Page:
Temporal, spatial and molecular pattern of dopaminergic neurodegeneration in the AAV-A53T α-synuclein rat model of Parkinson’s disease

Musacchio T, Yin J, Kremer F, Koprich JB, Brotchie JM, Volkmann J, Ip CW.
Behav Brain Res.


Degeneration of the nigrostriatal tract is a neuropathological hallmark of Parkinson’s disease (PD). A differential intraneuronal vulnerability of dopaminergic neurons within the substantia nigra (SN) has been suggested, starting as an axonopathy followed by neuronal cell loss that is accompanied with motor deficits. To date, there is no therapy available to delay or halt this neurodegeneration. Nuclear factor (erythroid-derived 2)-like-2 factor (Nrf2) and histone deacetylase 1 (HDAC1) are crucial molecular regulators that undergo nucleo-cytoplasmic shuttling and are involved in regulation of axonal and perikarya degeneration of neurons under various pathologic conditions. We here aimed to analyze the time course of dopaminergic neurodegeneration in an AAV PD rat model overexpressing human mutated A53T α-synuclein (haSyn), differentially correlate striatal terminal and SN perikarya loss with behavioral deficits and investigate if nucleo-cytoplasmic Nrf2 and HDAC1 expression are altered in dopaminergic perikarya of the haSyn PD rat model. We observed impaired motor performance in haSyn PD rats assessed by the single pellet reaching task at four- and six-weeks post AAV injection (P < 0.05 each). However, only striatal terminal loss correlated significantly with motor deficits in haSyn PD rats, indicating that parkinsonian motor features reflect the striatal dopaminergic denervation, but cannot be taken as an indirect measure of neurodegeneration per se. Immunofluorescence staining demonstrated an upregulation of HDAC1 in the dopaminergic cell nucleus (P < 0.05) while no changes were observed for Nrf2. These data suggest a critical functional role of the axonopathy on motor behavior in haSyn PD rats and mechanistically point towards an impaired nucleo-cytoplasmic translocation of HDAC1 and thus a potential role of disturbed histone acetylation in neurodegeneration.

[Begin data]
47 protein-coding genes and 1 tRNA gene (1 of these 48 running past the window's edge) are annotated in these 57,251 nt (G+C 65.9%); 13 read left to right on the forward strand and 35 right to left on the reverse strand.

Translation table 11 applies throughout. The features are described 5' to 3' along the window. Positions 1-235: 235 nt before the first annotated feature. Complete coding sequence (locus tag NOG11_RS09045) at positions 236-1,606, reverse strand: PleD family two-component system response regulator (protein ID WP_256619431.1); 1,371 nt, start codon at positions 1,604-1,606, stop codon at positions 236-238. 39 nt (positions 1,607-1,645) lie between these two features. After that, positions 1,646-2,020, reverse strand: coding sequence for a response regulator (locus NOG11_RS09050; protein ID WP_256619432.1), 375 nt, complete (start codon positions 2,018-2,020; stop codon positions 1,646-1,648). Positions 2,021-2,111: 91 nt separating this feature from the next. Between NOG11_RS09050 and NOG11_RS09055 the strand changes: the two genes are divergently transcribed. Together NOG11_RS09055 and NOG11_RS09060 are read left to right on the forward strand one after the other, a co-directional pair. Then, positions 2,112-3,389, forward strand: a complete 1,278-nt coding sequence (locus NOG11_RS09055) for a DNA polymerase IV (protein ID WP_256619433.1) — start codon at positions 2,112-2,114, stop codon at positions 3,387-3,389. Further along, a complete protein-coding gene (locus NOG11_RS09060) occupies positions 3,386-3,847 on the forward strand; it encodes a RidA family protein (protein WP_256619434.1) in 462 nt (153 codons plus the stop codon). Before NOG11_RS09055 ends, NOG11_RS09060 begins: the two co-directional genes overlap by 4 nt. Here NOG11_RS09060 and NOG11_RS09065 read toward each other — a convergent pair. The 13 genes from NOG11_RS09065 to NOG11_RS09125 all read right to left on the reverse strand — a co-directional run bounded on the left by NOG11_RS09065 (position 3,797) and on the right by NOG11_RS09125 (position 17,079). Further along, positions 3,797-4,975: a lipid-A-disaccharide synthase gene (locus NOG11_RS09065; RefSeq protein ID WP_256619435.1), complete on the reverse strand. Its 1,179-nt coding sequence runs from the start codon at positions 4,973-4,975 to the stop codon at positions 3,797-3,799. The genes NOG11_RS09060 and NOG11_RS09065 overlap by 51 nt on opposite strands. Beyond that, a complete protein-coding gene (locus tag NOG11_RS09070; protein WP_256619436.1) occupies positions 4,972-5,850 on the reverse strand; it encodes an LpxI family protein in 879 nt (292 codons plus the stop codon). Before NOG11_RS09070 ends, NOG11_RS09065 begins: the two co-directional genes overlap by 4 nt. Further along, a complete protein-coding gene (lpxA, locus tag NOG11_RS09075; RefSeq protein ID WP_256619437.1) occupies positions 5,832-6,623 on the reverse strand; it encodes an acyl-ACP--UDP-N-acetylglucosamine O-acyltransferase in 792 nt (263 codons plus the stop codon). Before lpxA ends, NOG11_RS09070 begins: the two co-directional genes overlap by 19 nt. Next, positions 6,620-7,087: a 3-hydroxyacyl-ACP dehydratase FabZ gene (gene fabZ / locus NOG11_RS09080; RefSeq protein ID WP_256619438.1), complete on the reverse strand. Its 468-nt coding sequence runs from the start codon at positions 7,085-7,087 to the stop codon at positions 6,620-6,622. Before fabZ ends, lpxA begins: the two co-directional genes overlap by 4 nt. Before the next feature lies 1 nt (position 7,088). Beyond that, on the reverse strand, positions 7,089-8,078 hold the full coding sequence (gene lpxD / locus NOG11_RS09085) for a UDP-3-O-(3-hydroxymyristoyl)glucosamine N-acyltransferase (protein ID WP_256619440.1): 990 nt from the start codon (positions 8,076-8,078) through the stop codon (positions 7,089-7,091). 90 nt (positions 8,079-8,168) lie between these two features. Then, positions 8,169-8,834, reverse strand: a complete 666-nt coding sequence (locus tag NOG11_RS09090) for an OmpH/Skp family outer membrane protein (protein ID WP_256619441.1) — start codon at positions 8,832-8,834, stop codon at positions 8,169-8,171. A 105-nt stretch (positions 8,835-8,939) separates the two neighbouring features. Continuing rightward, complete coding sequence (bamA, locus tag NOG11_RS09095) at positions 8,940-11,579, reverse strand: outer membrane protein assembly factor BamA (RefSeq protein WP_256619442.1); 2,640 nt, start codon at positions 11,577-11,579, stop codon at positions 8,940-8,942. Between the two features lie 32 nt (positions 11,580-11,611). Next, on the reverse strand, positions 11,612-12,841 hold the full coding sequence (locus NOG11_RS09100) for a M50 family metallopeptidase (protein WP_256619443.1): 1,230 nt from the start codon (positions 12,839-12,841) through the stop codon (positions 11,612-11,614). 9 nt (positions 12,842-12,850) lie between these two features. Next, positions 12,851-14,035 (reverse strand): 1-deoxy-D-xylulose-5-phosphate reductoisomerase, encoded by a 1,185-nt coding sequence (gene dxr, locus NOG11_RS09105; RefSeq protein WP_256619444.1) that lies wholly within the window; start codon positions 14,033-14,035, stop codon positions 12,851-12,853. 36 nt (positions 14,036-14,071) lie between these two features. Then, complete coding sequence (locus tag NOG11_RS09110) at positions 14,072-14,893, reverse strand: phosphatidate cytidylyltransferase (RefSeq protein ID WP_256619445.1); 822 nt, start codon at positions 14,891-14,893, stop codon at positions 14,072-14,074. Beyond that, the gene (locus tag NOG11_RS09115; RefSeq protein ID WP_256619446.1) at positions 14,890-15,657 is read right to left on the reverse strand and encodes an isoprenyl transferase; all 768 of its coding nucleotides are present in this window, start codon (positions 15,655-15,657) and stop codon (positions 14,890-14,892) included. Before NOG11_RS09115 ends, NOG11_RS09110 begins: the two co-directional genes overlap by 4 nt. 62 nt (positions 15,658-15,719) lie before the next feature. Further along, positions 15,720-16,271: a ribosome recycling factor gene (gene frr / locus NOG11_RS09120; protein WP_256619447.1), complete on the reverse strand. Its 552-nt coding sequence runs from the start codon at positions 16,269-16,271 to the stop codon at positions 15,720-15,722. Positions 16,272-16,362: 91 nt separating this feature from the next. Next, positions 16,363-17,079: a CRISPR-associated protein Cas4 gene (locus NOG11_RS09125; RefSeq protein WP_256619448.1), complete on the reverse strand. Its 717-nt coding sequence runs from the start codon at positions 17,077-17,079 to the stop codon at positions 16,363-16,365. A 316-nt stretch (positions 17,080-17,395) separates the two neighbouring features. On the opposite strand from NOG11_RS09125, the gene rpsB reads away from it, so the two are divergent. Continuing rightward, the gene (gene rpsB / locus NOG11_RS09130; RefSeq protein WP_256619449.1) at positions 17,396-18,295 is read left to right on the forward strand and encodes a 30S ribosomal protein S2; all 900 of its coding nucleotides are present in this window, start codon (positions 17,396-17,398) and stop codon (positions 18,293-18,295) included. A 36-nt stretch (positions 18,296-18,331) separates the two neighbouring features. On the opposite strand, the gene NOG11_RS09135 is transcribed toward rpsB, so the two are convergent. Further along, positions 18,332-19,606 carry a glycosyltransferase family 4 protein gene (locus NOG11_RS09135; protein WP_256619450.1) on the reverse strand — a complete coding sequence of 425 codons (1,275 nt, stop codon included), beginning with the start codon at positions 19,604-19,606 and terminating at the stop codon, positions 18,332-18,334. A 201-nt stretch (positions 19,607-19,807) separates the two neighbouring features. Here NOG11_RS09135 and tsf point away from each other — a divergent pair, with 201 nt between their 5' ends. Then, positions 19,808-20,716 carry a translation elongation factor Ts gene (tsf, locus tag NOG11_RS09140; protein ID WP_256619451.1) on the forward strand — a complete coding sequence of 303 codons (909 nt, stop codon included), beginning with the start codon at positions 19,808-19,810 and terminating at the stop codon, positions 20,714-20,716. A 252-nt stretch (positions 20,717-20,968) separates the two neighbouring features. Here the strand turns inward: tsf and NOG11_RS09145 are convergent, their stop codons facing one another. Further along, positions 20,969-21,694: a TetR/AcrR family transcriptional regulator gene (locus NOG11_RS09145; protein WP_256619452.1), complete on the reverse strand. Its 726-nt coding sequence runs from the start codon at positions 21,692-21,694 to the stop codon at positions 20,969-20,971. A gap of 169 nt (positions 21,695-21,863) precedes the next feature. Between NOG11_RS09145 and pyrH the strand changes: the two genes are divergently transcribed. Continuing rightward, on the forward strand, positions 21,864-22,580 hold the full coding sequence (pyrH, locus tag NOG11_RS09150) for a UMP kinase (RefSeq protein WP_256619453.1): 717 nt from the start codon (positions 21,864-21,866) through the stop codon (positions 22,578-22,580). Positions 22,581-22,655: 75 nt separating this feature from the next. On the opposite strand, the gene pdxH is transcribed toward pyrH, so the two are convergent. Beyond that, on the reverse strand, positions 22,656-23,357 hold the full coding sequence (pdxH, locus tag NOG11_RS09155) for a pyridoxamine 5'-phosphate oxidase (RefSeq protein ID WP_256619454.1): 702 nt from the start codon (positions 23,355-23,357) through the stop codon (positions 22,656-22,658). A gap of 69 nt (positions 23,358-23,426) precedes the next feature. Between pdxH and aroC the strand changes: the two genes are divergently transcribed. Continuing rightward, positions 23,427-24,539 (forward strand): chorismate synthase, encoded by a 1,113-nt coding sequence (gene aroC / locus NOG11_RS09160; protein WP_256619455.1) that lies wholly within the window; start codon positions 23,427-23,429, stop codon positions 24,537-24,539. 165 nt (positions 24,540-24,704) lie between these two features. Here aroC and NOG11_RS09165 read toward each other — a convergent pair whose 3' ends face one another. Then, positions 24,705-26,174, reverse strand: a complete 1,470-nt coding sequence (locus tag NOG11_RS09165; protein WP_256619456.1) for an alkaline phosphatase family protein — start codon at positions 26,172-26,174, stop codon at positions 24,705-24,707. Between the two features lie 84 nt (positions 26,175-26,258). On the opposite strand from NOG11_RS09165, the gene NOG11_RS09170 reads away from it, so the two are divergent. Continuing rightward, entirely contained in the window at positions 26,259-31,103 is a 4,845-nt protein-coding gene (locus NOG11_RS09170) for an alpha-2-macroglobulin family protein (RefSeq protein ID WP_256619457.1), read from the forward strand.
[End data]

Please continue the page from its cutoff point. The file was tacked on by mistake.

Published: Aug 2022